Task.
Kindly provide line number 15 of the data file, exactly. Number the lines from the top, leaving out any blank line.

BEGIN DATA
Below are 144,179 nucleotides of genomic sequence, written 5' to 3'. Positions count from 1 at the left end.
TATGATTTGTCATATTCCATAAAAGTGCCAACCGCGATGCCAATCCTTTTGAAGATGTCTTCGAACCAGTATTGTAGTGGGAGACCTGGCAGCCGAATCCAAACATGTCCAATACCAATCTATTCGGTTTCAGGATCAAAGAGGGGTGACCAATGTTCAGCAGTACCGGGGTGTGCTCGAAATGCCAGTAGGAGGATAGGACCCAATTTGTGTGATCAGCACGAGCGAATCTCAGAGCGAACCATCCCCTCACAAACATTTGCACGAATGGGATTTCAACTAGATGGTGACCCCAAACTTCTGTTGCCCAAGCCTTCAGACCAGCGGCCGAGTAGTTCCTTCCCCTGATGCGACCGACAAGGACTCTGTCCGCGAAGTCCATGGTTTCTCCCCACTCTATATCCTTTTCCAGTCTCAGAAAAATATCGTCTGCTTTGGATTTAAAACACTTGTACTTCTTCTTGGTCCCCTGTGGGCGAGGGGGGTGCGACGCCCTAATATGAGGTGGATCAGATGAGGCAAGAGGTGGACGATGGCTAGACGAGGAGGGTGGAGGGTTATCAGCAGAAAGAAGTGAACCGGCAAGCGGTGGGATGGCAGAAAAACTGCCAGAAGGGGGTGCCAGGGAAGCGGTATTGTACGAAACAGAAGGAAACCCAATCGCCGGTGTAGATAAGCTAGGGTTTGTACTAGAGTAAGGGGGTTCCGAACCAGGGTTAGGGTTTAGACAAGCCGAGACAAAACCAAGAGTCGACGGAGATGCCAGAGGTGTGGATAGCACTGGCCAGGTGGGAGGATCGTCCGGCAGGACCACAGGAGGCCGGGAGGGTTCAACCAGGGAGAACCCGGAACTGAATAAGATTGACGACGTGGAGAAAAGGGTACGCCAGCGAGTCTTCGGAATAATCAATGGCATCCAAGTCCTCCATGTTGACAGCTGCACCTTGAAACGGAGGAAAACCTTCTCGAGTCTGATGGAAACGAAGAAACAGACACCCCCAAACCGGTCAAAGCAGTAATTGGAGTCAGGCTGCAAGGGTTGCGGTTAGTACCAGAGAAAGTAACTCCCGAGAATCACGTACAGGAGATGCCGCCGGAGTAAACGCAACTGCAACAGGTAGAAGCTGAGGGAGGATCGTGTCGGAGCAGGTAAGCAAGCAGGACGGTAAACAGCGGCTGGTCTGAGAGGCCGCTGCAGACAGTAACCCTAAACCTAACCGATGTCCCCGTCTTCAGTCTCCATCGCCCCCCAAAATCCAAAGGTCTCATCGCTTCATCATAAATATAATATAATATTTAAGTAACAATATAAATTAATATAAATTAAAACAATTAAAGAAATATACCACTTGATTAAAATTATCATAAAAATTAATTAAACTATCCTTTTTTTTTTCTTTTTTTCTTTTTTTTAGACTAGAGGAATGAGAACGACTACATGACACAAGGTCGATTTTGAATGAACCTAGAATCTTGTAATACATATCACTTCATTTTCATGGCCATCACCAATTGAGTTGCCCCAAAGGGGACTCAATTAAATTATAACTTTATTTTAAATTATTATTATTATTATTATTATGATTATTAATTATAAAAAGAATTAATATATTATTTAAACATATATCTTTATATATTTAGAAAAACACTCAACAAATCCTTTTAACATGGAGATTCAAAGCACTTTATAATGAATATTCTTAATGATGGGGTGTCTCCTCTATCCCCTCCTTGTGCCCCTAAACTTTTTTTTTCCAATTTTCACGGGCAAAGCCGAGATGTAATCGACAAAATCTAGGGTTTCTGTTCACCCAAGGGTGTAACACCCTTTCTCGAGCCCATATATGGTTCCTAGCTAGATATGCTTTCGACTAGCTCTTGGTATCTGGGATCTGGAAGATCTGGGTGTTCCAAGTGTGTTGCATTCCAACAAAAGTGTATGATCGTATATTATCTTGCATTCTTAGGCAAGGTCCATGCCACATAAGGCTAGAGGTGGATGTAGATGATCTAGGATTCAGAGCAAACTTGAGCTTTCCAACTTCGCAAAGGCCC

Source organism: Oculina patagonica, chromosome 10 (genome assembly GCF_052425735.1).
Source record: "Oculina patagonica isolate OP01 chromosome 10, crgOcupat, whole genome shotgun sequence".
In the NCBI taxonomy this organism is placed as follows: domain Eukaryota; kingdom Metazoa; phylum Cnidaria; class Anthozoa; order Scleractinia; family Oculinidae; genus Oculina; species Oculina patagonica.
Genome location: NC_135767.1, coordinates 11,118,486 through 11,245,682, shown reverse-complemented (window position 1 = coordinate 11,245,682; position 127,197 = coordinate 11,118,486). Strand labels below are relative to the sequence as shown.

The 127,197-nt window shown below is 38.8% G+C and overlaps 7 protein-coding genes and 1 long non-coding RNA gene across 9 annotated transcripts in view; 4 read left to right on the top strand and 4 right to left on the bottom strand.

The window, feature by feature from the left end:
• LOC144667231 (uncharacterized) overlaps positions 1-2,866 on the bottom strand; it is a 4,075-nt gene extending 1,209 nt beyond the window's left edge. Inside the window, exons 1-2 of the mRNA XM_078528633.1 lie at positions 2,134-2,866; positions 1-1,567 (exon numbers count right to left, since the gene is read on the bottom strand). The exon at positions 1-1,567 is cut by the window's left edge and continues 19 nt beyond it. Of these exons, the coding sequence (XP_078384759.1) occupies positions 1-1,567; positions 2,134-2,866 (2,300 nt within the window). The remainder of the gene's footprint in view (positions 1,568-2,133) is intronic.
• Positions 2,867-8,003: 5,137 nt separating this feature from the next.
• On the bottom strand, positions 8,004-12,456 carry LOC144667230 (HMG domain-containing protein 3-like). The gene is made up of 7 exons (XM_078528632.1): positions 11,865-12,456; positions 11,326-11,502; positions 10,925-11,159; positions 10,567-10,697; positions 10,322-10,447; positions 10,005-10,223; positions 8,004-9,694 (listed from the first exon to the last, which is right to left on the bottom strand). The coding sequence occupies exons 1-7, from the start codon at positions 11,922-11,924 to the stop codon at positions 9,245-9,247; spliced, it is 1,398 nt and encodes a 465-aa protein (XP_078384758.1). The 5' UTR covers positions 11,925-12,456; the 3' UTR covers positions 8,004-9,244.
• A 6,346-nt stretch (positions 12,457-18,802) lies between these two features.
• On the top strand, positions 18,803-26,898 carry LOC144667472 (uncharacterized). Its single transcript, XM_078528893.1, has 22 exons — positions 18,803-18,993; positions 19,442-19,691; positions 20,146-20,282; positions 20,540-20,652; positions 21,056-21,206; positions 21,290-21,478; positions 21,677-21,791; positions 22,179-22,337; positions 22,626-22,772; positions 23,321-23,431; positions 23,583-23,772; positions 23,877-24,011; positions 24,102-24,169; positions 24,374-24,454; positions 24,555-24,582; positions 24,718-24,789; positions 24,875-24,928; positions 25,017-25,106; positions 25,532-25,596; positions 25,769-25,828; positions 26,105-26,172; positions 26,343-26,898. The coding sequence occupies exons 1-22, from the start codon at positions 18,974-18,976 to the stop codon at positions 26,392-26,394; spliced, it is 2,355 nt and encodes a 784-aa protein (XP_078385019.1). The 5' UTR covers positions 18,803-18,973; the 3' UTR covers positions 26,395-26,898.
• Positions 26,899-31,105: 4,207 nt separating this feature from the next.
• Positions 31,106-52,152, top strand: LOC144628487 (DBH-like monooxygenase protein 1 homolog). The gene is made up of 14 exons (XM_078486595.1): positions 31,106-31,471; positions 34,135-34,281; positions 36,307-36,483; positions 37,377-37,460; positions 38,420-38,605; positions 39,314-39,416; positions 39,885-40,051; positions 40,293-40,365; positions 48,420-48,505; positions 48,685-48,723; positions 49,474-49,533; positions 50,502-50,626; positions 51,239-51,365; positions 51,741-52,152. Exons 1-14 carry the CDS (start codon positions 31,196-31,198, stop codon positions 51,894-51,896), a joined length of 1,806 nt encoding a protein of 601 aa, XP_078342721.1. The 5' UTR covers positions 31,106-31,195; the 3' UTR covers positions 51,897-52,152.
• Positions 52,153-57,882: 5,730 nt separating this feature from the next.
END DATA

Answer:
• Positions 31,106-52,152, top strand: LOC144628487 (DBH-like monooxygenase protein 1 homolog). The gene is made up of 14 exons (XM_078486595.1): positions 31,106-31,471; positions 34,135-34,281; positions 36,307-36,483; positions 37,377-37,460; positions 38,420-38,605; positions 39,314-39,416; positions 39,885-40,051; positions 40,293-40,365; positions 48,420-48,505; positions 48,685-48,723; positions 49,474-49,533; positions 50,502-50,626; positions 51,239-51,365; positions 51,741-52,152. Exons 1-14 carry the CDS (start codon positions 31,196-31,198, stop codon positions 51,894-51,896), a joined length of 1,806 nt encoding a protein of 601 aa, XP_078342721.1. The 5' UTR covers positions 31,106-31,195; the 3' UTR covers positions 51,897-52,152.